Here I am. Show finished, utterly projectless, bereft of ideas, totally adrift.
Yeah, right. I’m about as adrift as the CN Tower. What’s really happening is a gathering of force behind one idea. Before that happens, I take a lot of “bad” pictures. I remind myself of previous concepts which fell by the wayside – should I revive them? Is my resistance to them a sign that I really should pay more attention to them? – and I allow myself to free associate: What if…?
“What if…” is a key to an antechamber of the imagination. You can’t get there without this question. “What if I embraced blurry rejected photos? What if blurry was just another esthetic choice? What if, instead of all-but-nailing the camera down, I deliberately moved it? What if I lit the scene so it was barely visible?” And so on. And those are hardly earth-shaking or even original what-if’s. But pushing through what you’ve been taught is “correct” is always a challenge, and always necessary.
While I’m drifting, you, at least can be put to good use. So here, for the beginning or casual stuck-in-a-rut photographer, are five (plus one) ways you can instantly improve your people photographs:
1. Get closer. What we want to see in a photograph is usually something we haven’t seen before. So get as close as you can to your subject – Aunt Minnie, for example – and then – get closer. Physically. Crop the image agressively in the viewfinder. And you will begin to see… (Hint – a portrait doesn’t always have to be the face.)
2. Find or use directional light. Think Rembrandt, think Caravaggio. Think chiaroscuro. Light and shadow. This requires directional light and the direction is NOT from the flash on your camera straight ahead bang on to the subject. In fact, if you’re using a phone camera, find out how to TURN OFF the flash! We want light from the side, from the top down, even from behind. But that straight-on flash will flatten your subject and bathe them in that dispiriting glow that is the essence of every hideous passport and driver’s license pic you’ve ever endured.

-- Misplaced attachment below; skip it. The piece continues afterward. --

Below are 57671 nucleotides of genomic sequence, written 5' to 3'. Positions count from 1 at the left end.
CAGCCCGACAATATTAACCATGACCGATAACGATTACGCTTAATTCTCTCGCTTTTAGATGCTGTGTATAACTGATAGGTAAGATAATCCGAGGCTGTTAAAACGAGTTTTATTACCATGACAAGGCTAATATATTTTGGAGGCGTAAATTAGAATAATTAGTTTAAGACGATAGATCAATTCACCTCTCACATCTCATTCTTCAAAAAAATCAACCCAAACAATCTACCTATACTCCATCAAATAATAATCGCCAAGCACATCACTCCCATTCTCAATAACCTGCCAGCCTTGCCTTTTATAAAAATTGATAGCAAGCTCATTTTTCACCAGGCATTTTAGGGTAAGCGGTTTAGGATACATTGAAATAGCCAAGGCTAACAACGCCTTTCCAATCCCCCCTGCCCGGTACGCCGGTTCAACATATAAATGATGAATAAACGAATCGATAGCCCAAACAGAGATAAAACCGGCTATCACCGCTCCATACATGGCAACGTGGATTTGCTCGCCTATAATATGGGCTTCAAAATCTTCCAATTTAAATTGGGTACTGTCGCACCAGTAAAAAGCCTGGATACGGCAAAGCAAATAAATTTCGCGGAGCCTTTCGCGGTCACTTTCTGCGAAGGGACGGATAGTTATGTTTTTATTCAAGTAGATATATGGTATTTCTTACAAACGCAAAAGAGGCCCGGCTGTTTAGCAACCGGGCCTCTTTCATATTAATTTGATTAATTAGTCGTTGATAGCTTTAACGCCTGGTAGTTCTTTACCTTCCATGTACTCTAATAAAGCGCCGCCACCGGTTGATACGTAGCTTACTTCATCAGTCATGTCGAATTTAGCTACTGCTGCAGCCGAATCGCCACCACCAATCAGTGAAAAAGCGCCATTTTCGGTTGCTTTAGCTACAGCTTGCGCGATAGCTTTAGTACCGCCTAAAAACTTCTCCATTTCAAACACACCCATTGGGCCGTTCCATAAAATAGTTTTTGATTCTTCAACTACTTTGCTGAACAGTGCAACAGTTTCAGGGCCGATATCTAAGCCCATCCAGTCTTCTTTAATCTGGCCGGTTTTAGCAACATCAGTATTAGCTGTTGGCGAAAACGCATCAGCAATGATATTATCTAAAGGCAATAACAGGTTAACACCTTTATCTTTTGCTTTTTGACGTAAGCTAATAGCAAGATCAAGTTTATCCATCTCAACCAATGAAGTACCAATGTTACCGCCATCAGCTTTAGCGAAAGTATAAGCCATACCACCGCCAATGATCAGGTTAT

Dmitri. Notice: how the directional light sculpts his body? He’s lit from above and slightly behind by the light in this changing room, so his face is in partial shadow – I’m TOTALLY FINE with that!
Directional light, if you are not using an artificial source, usually means seeking out a time of day when the sun is lower in the sky. That’s early morning or just before sunset (and as a bonus, the light is gorgeous, pink, gold, ethereal at these times of day). A more simple approach: sit your subject beside a window. If the light is really harsh, cover the window with a white cloth or sheet. This will filter the light and soften it. But don’t worry too much about the contrast between light and dark. Try a lot of contrast, try less. See what you like.
3. Try a new angle. Ever notice how most amateur photogs just – well, stand there? So what you end up with is – exactly the same view that 99% of the population sees.
Instead, get low to the ground. Lie on your belly if you need to. Or stand on a step ladder. Climb a tree! Do anything except just stand there in your normal way at your normal height. The resulting view will be quite new to most people, even if it’s a familiar subject.
To continue the challenge, don’t take two pictures in a row from the same spot or point of view. Now you’re talkin’…
4. Don’t tell them to “smile!”. OMG! Please! Instead, before you take the picture, try having them scrunch up their face, then relax it. Let the muscles settle into their natural configuration. Neutral (but the secret is: we’re never neutral). Instead of the mouth, pay attention to the eyes…. Because once you’ve allowed them to have a relaxed, ‘neutral’ face, you’ll be amazed at how much actually comes across. (And the eyes are really where smiles happen…)
As a bonus to #4: have your subject look out that window, into the light source, instead of
Dana M. in a glamour pose. Where is the light situated?
at you. (Or away from the window. The point is to have them NOT look at the camera for a change.)
5. Shoot in black and white. Most cameras, even phone cameras, have a monochrome setting. (Please, no sepia! I have my health to think of…). Black and white forces you to see the play of light and shadow, because that luminosity is all that you have. Now you will start to see the way that directional light really models the face of your subject. Try high contrast (bright light, dark shadows) and low contrast (softer light, lighter shadows). It’s all good.
6. Bonus: Have your subject move: I often get my sitters to chat about their work or a topic that engages them. I encourage full-on mediterranean-style hand movements as well! Catch them as they speak, laugh, frown – capture them in unique, off-guard moments. Some of the captures will be awful, some silly – but some might just amaze you.